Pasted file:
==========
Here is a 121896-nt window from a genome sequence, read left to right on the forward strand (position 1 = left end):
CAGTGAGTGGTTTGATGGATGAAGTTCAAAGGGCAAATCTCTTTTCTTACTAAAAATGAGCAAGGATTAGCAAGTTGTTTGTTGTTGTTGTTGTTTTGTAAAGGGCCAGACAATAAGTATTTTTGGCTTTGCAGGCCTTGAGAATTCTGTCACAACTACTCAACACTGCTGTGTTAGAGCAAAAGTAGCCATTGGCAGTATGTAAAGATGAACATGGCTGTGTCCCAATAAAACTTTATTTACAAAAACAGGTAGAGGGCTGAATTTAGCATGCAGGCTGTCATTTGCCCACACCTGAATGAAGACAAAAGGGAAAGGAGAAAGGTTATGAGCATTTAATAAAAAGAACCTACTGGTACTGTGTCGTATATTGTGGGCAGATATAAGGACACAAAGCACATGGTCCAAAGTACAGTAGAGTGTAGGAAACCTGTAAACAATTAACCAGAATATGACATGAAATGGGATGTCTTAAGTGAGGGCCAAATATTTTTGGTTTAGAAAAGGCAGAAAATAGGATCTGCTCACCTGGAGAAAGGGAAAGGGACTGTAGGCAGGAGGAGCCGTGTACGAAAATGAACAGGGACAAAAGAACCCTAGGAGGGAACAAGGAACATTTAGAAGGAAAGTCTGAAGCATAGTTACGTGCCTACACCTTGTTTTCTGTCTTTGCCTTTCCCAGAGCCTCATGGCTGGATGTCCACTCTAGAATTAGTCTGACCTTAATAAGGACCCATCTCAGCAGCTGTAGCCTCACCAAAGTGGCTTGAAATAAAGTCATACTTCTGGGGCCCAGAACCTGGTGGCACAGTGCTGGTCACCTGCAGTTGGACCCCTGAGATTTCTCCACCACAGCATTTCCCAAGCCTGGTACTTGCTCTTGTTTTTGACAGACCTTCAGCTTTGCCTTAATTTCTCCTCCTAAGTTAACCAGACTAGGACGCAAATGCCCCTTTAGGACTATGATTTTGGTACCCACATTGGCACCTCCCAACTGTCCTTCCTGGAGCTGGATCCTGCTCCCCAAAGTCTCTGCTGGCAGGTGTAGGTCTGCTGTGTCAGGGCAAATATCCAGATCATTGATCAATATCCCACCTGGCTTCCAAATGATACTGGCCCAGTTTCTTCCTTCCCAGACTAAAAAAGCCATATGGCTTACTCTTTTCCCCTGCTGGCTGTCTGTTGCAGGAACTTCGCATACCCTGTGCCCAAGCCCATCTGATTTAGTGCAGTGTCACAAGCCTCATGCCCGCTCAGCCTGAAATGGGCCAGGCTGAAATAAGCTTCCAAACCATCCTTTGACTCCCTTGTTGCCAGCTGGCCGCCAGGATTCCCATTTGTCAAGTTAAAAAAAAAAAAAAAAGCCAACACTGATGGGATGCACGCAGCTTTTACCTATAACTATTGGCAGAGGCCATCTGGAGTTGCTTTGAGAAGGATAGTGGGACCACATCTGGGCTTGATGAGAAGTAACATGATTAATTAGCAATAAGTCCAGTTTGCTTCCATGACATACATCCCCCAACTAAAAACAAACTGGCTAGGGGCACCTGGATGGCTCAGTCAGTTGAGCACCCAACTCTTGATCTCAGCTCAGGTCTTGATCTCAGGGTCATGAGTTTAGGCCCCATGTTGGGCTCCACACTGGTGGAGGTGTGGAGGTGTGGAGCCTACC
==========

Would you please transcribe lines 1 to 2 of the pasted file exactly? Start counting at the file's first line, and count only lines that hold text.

Here is a 121896-nt window from a genome sequence, read left to right on the forward strand (position 1 = left end):
CAGTGAGTGGTTTGATGGATGAAGTTCAAAGGGCAAATCTCTTTTCTTACTAAAAATGAGCAAGGATTAGCAAGTTGTTTGTTGTTGTTGTTGTTTTGTAAAGGGCCAGACAATAAGTATTTTTGGCTTTGCAGGCCTTGAGAATTCTGTCACAACTACTCAACACTGCTGTGTTAGAGCAAAAGTAGCCATTGGCAGTATGTAAAGATGAACATGGCTGTGTCCCAATAAAACTTTATTTACAAAAACAGGTAGAGGGCTGAATTTAGCATGCAGGCTGTCATTTGCCCACACCTGAATGAAGACAAAAGGGAAAGGAGAAAGGTTATGAGCATTTAATAAAAAGAACCTACTGGTACTGTGTCGTATATTGTGGGCAGATATAAGGACACAAAGCACATGGTCCAAAGTACAGTAGAGTGTAGGAAACCTGTAAACAATTAACCAGAATATGACATGAAATGGGATGTCTTAAGTGAGGGCCAAATATTTTTGGTTTAGAAAAGGCAGAAAATAGGATCTGCTCACCTGGAGAAAGGGAAAGGGACTGTAGGCAGGAGGAGCCGTGTACGAAAATGAACAGGGACAAAAGAACCCTAGGAGGGAACAAGGAACATTTAGAAGGAAAGTCTGAAGCATAGTTACGTGCCTACACCTTGTTTTCTGTCTTTGCCTTTCCCAGAGCCTCATGGCTGGATGTCCACTCTAGAATTAGTCTGACCTTAATAAGGACCCATCTCAGCAGCTGTAGCCTCACCAAAGTGGCTTGAAATAAAGTCATACTTCTGGGGCCCAGAACCTGGTGGCACAGTGCTGGTCACCTGCAGTTGGACCCCTGAGATTTCTCCACCACAGCATTTCCCAAGCCTGGTACTTGCTCTTGTTTTTGACAGACCTTCAGCTTTGCCTTAATTTCTCCTCCTAAGTTAACCAGACTAGGACGCAAATGCCCCTTTAGGACTATGATTTTGGTACCCACATTGGCACCTCCCAACTGTCCTTCCTGGAGCTGGATCCTGCTCCCCAAAGTCTCTGCTGGCAGGTGTAGGTCTGCTGTGTCAGGGCAAATATCCAGATCATTGATCAATATCCCACCTGGCTTCCAAATGATACTGGCCCAGTTTCTTCCTTCCCAGACTAAAAAAGCCATATGGCTTACTCTTTTCCCCTGCTGGCTGTCTGTTGCAGGAACTTCGCATACCCTGTGCCCAAGCCCATCTGATTTAGTGCAGTGTCACAAGCCTCATGCCCGCTCAGCCTGAAATGGGCCAGGCTGAAATAAGCTTCCAAACCATCCTTTGACTCCCTTGTTGCCAGCTGGCCGCCAGGATTCCCATTTGTCAAGTTAAAAAAAAAAAAAAAAGCCAACACTGATGGGATGCACGCAGCTTTTACCTATAACTATTGGCAGAGGCCATCTGGAGTTGCTTTGAGAAGGATAGTGGGACCACATCTGGGCTTGATGAGAAGTAACATGATTAATTAGCAATAAGTCCAGTTTGCTTCCATGACATACATCCCCCAACTAAAAACAAACTGGCTAGGGGCACCTGGATGGCTCAGTCAGTTGAGCACCCAACTCTTGATCTCAGCTCAGGTCTTGATCTCAGGGTCATGAGTTTAGGCCCCATGTTGGGCTCCACACTGGTGGAGGTGTGGAGGTGTGGAGCCTACC